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Fig Tree Disease

By Stephanie Green ; Updated September 21, 2017
Fig trees are susceptible to a few diseases.

A member of the ficus family, the fig tree is grown both commercially as well as in southern landscapes for its fruit. Hopefully, the fruit of your fig tree will not be disturbed by the presence and activity of common diseases. Gardeners can easily tell if a fig tree is succumbing to a particular disease, as all are simple to identify and equally easy to treat.

Most Common Diseases

Three diseases commonly affect fig trees: fig rust, fig mosaic and anthracnose.

Identifying Fig Tree Diseases

Fig rust attacks the leaves of fig trees, causing light orange spots to form on the foliage. The spots start off small and grow larger with the passing of the growing season. Fig mosaic is a viral disease that also affects the leaves of fig trees. It causes yellow spots to form on a fig tree’s leaves. Anthracnose causes black or brown spots to form on the tree’s leaves, which will turn yellow as the disease progresses.

Effects of Fig Tree Diseases

Fig rust can drastically alter the appearance of fig trees by causing their leaves to excessively drop. This rapid leaf dropping can sometimes incite premature new growth, leaving the tree at risk for injury by cold temperatures. Fig mosaic causes fruit to drop early and makes the leaves smaller. Anthracnose affects both the leaves and fruit of fig trees.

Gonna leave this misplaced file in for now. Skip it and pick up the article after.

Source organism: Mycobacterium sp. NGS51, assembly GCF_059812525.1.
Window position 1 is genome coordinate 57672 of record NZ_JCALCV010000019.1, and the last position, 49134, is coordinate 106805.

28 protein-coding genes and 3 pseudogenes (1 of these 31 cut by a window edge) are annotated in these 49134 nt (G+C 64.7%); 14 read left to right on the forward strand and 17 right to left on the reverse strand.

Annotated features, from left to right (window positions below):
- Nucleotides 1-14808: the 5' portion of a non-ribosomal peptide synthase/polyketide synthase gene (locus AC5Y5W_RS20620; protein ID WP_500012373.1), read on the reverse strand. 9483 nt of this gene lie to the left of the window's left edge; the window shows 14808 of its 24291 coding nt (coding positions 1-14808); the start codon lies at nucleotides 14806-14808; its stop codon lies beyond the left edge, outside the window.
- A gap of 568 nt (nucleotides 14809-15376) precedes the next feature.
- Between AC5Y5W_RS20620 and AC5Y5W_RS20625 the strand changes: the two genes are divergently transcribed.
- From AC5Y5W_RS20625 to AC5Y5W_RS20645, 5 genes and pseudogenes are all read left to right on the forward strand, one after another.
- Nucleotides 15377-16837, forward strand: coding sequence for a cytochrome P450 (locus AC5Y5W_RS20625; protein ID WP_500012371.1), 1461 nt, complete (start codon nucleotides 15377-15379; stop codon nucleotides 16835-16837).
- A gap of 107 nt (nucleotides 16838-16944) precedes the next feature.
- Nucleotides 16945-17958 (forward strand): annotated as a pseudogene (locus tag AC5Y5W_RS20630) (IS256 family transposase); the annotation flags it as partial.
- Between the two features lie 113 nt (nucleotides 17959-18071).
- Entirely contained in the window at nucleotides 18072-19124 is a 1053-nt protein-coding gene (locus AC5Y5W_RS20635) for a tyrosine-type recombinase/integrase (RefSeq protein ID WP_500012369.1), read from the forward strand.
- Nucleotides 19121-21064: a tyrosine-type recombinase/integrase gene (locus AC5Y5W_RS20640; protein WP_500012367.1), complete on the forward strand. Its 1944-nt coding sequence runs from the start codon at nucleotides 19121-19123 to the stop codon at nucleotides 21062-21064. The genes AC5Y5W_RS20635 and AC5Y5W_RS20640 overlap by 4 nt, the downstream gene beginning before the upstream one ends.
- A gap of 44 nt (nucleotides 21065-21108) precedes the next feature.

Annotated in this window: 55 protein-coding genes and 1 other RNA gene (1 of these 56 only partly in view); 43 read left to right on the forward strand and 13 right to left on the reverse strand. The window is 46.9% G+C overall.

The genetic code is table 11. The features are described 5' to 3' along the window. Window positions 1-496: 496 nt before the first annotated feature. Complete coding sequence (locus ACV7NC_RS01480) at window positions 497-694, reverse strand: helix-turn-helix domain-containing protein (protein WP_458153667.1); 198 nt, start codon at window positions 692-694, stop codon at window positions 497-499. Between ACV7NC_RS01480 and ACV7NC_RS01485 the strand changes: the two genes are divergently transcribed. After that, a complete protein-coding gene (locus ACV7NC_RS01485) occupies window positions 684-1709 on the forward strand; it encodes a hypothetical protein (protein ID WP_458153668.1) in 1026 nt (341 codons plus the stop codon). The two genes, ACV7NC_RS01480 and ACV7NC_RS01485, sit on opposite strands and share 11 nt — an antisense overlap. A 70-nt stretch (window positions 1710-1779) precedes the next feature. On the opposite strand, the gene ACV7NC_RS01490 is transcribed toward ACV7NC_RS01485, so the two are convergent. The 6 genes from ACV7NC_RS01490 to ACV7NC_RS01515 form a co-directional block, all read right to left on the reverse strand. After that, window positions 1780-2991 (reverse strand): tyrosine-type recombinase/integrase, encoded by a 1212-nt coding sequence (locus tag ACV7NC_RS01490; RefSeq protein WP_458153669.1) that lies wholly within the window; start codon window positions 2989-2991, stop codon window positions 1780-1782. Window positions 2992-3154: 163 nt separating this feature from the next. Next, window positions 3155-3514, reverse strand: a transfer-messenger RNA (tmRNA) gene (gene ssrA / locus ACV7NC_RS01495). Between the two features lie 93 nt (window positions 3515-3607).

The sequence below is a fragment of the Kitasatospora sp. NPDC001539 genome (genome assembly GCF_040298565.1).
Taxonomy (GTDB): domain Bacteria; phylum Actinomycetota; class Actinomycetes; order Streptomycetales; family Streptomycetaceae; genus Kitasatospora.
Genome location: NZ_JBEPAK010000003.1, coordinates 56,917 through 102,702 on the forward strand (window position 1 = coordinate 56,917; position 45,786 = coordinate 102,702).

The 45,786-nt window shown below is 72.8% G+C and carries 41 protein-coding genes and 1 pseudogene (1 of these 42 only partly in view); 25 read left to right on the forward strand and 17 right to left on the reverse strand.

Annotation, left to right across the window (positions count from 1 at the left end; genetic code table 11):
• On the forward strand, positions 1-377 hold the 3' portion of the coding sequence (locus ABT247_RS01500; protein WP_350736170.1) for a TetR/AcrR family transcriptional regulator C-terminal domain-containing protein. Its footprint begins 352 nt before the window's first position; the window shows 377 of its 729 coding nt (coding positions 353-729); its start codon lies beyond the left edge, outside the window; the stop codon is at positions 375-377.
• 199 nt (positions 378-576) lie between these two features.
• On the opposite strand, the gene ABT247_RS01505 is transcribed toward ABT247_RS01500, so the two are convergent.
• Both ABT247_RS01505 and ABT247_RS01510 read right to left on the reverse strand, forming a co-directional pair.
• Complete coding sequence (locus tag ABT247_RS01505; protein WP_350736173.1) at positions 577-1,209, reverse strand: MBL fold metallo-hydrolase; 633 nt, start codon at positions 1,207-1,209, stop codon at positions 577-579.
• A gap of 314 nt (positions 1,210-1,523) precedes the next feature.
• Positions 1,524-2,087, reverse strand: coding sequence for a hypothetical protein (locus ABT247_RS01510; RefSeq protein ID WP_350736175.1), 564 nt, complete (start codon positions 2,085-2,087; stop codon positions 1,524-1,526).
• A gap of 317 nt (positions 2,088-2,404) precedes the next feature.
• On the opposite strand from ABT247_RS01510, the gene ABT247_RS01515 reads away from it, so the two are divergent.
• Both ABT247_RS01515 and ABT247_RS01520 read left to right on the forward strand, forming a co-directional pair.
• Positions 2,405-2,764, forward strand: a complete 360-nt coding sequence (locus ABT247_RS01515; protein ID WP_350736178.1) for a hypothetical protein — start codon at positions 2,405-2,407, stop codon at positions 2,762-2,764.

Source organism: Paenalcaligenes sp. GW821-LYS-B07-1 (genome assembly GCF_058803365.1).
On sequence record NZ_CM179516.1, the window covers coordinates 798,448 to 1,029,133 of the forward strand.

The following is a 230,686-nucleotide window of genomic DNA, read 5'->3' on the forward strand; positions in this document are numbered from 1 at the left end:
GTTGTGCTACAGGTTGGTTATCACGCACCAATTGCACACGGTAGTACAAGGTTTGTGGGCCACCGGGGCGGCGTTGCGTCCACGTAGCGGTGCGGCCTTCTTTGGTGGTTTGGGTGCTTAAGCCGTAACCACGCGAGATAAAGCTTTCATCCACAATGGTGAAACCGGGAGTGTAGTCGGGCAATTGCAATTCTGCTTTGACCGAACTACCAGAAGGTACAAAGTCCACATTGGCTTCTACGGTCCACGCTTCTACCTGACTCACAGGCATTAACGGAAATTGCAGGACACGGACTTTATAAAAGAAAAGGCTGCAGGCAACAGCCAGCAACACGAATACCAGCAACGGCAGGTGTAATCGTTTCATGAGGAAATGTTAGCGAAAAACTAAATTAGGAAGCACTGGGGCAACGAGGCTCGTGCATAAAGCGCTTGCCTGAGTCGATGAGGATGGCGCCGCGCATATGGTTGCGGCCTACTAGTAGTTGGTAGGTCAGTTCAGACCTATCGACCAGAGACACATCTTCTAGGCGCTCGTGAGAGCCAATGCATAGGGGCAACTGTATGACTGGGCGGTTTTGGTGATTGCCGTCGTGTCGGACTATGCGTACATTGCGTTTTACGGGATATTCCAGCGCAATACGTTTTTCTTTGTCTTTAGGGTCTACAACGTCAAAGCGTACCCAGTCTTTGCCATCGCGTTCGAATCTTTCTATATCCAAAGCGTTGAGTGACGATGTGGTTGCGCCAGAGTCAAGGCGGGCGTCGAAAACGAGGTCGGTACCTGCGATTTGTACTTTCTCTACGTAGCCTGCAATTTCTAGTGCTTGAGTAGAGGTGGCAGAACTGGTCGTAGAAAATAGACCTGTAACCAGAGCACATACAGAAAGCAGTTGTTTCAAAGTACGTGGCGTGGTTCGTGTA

Control fig rust by spraying the infected tree with neutral copper spray in May or June. Because fig mosaic is often spread by cuttings, gardeners should take extra caution when handling cut pieces of fig tree, making sure there is no physical evidence of the disease. Anthracnose is treated with copper fungal spray.

Prevention of Diseases

Practice proper soil management and good nutrition to help ward off diseases. Gardeners should avoid deep cultivation, which can damage the fig’s roots.


About the Author


Stephanie Green is a writer with more than 10 years of experience. Her work has been published in various lifestyle and trade publications, covering parenting, gardening and human-interest stories. Green holds a Bachelor of Arts in English.